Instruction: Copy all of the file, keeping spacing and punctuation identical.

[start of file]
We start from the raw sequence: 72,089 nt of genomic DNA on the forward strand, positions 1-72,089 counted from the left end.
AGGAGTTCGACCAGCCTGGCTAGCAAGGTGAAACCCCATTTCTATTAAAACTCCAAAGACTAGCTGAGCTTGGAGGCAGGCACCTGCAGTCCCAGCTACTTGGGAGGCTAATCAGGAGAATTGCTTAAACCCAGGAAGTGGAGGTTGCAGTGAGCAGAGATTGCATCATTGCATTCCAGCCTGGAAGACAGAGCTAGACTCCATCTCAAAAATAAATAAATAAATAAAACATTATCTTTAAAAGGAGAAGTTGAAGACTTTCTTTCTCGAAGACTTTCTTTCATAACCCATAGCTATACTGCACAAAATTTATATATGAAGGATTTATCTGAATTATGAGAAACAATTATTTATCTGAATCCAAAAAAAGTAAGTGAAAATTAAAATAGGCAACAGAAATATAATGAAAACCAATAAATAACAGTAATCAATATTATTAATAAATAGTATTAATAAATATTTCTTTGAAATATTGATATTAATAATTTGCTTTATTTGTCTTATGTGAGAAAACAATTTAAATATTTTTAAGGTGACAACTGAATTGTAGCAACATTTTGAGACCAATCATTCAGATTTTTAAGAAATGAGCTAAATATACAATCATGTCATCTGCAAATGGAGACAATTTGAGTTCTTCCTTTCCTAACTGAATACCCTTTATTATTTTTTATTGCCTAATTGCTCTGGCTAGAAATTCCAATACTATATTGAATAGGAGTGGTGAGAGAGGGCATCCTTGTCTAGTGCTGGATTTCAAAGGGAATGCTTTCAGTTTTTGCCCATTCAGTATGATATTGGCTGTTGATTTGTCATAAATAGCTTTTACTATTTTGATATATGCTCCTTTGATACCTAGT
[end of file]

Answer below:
We start from the raw sequence: 72,089 nt of genomic DNA on the forward strand, positions 1-72,089 counted from the left end.
AGGAGTTCGACCAGCCTGGCTAGCAAGGTGAAACCCCATTTCTATTAAAACTCCAAAGACTAGCTGAGCTTGGAGGCAGGCACCTGCAGTCCCAGCTACTTGGGAGGCTAATCAGGAGAATTGCTTAAACCCAGGAAGTGGAGGTTGCAGTGAGCAGAGATTGCATCATTGCATTCCAGCCTGGAAGACAGAGCTAGACTCCATCTCAAAAATAAATAAATAAATAAAACATTATCTTTAAAAGGAGAAGTTGAAGACTTTCTTTCTCGAAGACTTTCTTTCATAACCCATAGCTATACTGCACAAAATTTATATATGAAGGATTTATCTGAATTATGAGAAACAATTATTTATCTGAATCCAAAAAAAGTAAGTGAAAATTAAAATAGGCAACAGAAATATAATGAAAACCAATAAATAACAGTAATCAATATTATTAATAAATAGTATTAATAAATATTTCTTTGAAATATTGATATTAATAATTTGCTTTATTTGTCTTATGTGAGAAAACAATTTAAATATTTTTAAGGTGACAACTGAATTGTAGCAACATTTTGAGACCAATCATTCAGATTTTTAAGAAATGAGCTAAATATACAATCATGTCATCTGCAAATGGAGACAATTTGAGTTCTTCCTTTCCTAACTGAATACCCTTTATTATTTTTTATTGCCTAATTGCTCTGGCTAGAAATTCCAATACTATATTGAATAGGAGTGGTGAGAGAGGGCATCCTTGTCTAGTGCTGGATTTCAAAGGGAATGCTTTCAGTTTTTGCCCATTCAGTATGATATTGGCTGTTGATTTGTCATAAATAGCTTTTACTATTTTGATATATGCTCCTTTGATACCTAGT